Pipe Organ Serenade
The boy was brought into the chapel in a wheelchair and situated beside the second row next to where his father and little brother would sit. ‘Boy’, the preacher thought. ‘How can I still call this man a boy?’ Might have been when he left two years ago, having successfully lied about his age to get into the army a little early. He was clearly a boy no longer.
He thought the boy’s – man’s – eyes seemed bright with recognition and could track the preacher as he walked items to and from the pulpit preparing for services. But the angry scar across his head, the depression in his skull as though a piece had been blasted out, the shriveled body, all suggested whatever spark remained did not extend beyond his mind. He didn’t seem unhappy, the preacher thought, then wondered how that could be. Clearly, the preacher concluded as he went about his business while watching him from the corner of his eye, the man retained his perceptions and his self-awareness. But any ability to express his thoughts were gone. Any movements of his extremities to communicate had been taken. All but those eyes, bright green and expressive as a pipe organ and radiating serenity.
The day had seemed so filled with the promise of easy contentment when the preacher climbed into his Model-T that morning, oblivious to the man’s existence. He’d constructed a simple sermon based on Paul’s letters to the Corinthians that was little more than extension of other sermons he’d given a hundred times. The drive over country roads to his little church that backed against the woods had been pleasant and gloriously bathed by a kind summer sun. His modest congregation had been through well enough over the past couple years, first with Great War casualties and then those taken by the Spanish flu, the man’s mother having been one of those just a few months back. He’d said words over a half dozen for the former and just shy of a full dozen for the latter. But those traumas had seemed to have played themselves out. He felt the congregation needed simple, gentle forgiveness then sent home feeling good about themselves, cloistered from the harsh world beyond their little valley. It was, he was sure, a time for healing. No place now for fire, brimstone, judgement, or dogma. Should be that way all the time, he thought to himself as he drove along, bouncing over the road so enjoyably.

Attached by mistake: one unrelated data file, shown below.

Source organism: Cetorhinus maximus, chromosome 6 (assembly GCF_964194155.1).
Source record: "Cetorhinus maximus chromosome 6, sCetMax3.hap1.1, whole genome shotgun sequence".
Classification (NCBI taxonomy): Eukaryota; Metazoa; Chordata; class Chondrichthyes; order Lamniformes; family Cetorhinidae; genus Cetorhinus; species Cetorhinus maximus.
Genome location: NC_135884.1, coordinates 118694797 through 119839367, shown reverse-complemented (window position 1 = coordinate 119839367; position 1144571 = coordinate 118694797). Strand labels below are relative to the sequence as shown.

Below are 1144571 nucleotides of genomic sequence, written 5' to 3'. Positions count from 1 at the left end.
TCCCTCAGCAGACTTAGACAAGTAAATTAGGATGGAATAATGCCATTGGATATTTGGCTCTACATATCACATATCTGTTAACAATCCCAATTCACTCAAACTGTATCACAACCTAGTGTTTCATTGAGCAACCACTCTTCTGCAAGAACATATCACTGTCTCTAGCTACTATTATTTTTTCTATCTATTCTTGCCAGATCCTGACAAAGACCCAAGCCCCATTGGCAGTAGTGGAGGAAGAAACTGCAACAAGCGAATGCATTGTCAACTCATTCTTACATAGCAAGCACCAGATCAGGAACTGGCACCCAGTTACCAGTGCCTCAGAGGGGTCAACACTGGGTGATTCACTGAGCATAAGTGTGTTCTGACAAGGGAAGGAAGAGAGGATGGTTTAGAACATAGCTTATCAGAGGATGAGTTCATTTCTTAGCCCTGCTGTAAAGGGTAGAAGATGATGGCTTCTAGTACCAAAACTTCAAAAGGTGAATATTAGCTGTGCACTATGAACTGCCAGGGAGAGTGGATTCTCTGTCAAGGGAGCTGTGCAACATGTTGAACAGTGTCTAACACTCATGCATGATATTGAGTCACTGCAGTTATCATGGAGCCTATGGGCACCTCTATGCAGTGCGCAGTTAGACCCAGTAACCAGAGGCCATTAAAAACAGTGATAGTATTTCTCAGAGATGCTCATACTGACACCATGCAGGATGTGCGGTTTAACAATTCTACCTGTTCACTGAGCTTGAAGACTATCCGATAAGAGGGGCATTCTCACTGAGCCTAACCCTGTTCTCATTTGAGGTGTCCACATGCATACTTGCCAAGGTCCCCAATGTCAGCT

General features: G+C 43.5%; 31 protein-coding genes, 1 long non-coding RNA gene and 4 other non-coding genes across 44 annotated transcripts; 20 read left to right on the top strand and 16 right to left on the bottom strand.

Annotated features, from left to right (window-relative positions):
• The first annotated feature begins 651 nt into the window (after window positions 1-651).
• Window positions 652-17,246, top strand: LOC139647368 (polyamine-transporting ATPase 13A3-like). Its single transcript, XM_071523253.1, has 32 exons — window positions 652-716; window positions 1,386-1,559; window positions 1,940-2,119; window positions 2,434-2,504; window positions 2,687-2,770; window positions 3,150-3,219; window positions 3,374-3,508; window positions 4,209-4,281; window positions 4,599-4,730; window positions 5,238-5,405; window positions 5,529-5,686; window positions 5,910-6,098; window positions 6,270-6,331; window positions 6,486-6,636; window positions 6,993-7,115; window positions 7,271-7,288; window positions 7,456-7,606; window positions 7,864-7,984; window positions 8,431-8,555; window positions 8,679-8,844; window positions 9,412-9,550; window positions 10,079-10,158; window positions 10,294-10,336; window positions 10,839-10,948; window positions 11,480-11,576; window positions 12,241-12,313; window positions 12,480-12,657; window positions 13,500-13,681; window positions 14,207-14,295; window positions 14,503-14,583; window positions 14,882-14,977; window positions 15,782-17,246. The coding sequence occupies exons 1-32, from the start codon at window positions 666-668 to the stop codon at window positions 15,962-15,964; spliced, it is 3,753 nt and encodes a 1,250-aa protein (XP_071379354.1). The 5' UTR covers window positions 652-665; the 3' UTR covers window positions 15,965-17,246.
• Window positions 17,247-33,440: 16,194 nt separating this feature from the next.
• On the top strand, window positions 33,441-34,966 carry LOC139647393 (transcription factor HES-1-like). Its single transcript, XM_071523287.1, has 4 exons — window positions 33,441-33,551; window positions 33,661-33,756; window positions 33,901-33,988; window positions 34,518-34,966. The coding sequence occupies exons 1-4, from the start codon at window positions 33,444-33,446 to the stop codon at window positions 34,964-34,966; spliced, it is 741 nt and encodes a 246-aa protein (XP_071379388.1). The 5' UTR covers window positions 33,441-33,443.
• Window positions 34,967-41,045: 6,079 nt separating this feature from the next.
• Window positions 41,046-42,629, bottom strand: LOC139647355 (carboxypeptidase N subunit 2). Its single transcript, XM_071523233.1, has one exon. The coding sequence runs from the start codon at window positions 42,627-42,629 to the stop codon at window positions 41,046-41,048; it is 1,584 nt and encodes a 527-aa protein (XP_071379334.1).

Then the preacher learned that the man had returned home from an army hospital just days before. He wasn’t sure how much the man’s family had known of his condition before he got there or if they even knew he was coming. No one had reached out to him for guidance – the mother would have, but the father was not so outgoing. There they sat now in the second row, the man in his wheelchair on the side, the father looking bleary-eyed, the little brother looking as always that he’d rather be fishing, the empty space where their mother had sat, and the empty space next to that where the man had sat before the war violently repositioned him. The congregation filed hesitantly in, the man and his family a clear illustration that they were not cloistered safe from the world and could not be any longer. They did not live in an isolated valley. There was no escape. The preacher took position at the pulpit as they settled themselves and looked to him for insight. The man in the wheelchair only looked at him with that deep, peaceful serenity as if heaven itself were flowing through him.
And the preacher thought, ‘Oh, Jesus Christ, what the holy hell do I tell these people now?!’ And he wondered what might remotely bring context to the pain of these past couple years. What words could he offer that might provide even the slightest shield against the world? The choir behind him began their opening hymn and he looked to his notes, knowing that every song he had selected, every prayer he had scripted, every word of his sermon was wrong. Like the man in the wheelchair, he felt he had lost all ability to express his thoughts, or even to coalesce thoughts at all.
Then he looked to the wheelchair bound man himself, hoping to find an answer in his expressive eyes. And in fact, deep and abiding, the love he needed to find was there waiting for him.
All my life I have had to learn to do things differently. To see the world differently.